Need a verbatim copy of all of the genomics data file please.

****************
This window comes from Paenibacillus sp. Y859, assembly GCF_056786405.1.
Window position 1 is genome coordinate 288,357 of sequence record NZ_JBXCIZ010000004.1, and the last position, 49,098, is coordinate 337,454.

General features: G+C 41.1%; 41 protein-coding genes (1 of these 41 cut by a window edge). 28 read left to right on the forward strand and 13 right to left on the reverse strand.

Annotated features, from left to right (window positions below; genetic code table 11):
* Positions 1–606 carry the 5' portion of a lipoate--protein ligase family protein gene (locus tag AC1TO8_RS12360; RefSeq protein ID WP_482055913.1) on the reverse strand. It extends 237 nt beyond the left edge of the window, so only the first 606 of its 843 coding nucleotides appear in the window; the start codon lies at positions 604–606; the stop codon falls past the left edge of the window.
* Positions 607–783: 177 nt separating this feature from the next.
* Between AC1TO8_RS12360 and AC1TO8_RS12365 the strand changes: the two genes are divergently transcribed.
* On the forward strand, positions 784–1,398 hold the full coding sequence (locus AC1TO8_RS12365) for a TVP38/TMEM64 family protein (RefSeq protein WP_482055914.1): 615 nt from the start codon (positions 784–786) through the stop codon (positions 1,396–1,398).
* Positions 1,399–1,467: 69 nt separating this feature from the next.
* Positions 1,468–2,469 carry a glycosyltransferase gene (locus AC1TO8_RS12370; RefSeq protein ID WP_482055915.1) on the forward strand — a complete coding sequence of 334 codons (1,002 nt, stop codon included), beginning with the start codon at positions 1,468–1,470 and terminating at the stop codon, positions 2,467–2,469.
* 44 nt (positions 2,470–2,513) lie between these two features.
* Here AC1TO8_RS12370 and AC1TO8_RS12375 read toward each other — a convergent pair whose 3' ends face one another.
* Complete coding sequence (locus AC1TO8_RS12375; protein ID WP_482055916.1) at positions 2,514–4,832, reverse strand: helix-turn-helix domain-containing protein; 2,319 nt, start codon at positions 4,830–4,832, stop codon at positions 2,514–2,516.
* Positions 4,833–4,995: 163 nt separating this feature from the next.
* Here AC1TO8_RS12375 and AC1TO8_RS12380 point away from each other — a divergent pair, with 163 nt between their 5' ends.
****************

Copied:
This window comes from Paenibacillus sp. Y859, assembly GCF_056786405.1.
Window position 1 is genome coordinate 288,357 of sequence record NZ_JBXCIZ010000004.1, and the last position, 49,098, is coordinate 337,454.

General features: G+C 41.1%; 41 protein-coding genes (1 of these 41 cut by a window edge). 28 read left to right on the forward strand and 13 right to left on the reverse strand.

Annotated features, from left to right (window positions below; genetic code table 11):
* Positions 1–606 carry the 5' portion of a lipoate--protein ligase family protein gene (locus tag AC1TO8_RS12360; RefSeq protein ID WP_482055913.1) on the reverse strand. It extends 237 nt beyond the left edge of the window, so only the first 606 of its 843 coding nucleotides appear in the window; the start codon lies at positions 604–606; the stop codon falls past the left edge of the window.
* Positions 607–783: 177 nt separating this feature from the next.
* Between AC1TO8_RS12360 and AC1TO8_RS12365 the strand changes: the two genes are divergently transcribed.
* On the forward strand, positions 784–1,398 hold the full coding sequence (locus AC1TO8_RS12365) for a TVP38/TMEM64 family protein (RefSeq protein WP_482055914.1): 615 nt from the start codon (positions 784–786) through the stop codon (positions 1,396–1,398).
* Positions 1,399–1,467: 69 nt separating this feature from the next.
* Positions 1,468–2,469 carry a glycosyltransferase gene (locus AC1TO8_RS12370; RefSeq protein ID WP_482055915.1) on the forward strand — a complete coding sequence of 334 codons (1,002 nt, stop codon included), beginning with the start codon at positions 1,468–1,470 and terminating at the stop codon, positions 2,467–2,469.
* 44 nt (positions 2,470–2,513) lie between these two features.
* Here AC1TO8_RS12370 and AC1TO8_RS12375 read toward each other — a convergent pair whose 3' ends face one another.
* Complete coding sequence (locus AC1TO8_RS12375; protein ID WP_482055916.1) at positions 2,514–4,832, reverse strand: helix-turn-helix domain-containing protein; 2,319 nt, start codon at positions 4,830–4,832, stop codon at positions 2,514–2,516.
* Positions 4,833–4,995: 163 nt separating this feature from the next.
* Here AC1TO8_RS12375 and AC1TO8_RS12380 point away from each other — a divergent pair, with 163 nt between their 5' ends.